Abstract

Recently, foreign bank participation has increased significantly in developing countries, fueling concerns that foreign banks might extend credit only to certain sectors, leaving customers like small businesses unattended. Using bank-level data for four Latin American countries during the mid-1990s, we investigate whether bank origin affects the share and growth of lending to small businesses. While, on average, foreign banks seem to lend less to small businesses, regression results reveal significant differences between small and large foreign banks. In general, we find that the latter surpass large domestic banks in their share and growth of lending to small businesses.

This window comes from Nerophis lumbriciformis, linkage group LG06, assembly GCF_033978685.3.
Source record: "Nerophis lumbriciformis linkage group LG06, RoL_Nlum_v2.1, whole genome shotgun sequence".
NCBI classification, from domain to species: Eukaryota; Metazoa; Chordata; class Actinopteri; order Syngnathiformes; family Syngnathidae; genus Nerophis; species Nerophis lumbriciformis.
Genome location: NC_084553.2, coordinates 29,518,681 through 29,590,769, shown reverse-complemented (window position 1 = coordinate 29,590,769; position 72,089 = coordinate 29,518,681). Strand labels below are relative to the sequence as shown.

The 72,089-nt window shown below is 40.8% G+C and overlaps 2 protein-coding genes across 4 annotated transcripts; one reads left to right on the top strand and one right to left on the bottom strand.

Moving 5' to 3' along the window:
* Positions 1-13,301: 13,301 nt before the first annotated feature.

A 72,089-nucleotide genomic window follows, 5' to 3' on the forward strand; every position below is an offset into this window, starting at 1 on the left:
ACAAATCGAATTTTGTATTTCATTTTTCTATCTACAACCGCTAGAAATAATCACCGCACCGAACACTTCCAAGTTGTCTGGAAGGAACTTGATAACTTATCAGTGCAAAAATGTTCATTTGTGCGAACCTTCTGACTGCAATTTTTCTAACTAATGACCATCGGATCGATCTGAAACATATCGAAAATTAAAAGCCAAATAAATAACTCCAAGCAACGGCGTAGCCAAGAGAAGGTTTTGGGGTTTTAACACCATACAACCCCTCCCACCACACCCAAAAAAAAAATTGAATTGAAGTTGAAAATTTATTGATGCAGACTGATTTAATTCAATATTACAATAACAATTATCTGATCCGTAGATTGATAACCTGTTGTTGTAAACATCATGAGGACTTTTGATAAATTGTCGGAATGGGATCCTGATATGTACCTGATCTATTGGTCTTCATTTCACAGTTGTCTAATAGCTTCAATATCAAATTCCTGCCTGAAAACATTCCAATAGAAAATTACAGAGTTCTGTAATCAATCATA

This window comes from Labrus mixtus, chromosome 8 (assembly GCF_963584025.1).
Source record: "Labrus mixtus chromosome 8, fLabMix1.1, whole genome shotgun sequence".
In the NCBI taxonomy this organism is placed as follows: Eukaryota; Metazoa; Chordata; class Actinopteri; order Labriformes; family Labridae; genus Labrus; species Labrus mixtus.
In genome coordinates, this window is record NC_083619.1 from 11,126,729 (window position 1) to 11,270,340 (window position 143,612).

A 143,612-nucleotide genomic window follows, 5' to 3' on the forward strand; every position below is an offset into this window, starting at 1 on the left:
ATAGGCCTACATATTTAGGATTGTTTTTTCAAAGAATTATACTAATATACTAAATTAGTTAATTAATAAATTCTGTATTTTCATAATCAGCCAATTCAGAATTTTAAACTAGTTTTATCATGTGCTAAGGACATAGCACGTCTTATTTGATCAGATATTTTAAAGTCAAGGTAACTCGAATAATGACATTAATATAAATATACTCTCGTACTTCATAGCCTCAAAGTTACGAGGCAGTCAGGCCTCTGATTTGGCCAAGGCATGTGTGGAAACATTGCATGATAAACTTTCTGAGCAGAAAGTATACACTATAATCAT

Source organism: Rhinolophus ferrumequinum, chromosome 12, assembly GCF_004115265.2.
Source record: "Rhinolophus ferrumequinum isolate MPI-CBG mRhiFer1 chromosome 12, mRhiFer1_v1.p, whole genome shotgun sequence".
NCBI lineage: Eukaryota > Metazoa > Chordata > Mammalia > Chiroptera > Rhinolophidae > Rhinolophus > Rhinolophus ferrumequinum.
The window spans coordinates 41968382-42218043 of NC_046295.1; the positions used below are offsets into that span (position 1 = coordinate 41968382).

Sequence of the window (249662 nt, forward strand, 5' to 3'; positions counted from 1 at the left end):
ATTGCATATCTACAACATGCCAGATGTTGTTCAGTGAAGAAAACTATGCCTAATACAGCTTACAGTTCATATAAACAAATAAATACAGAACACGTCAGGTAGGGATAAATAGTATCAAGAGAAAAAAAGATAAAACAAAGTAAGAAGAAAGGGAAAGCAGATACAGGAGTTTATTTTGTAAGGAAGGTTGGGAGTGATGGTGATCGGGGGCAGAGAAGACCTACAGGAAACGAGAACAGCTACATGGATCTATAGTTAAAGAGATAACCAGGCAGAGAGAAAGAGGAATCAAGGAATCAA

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Additional Information

ISSN
1538-4616
Print ISSN
0022-2879
Pages
pp. 83-118
Launched on MUSE
2005-02-22
Open Access
No
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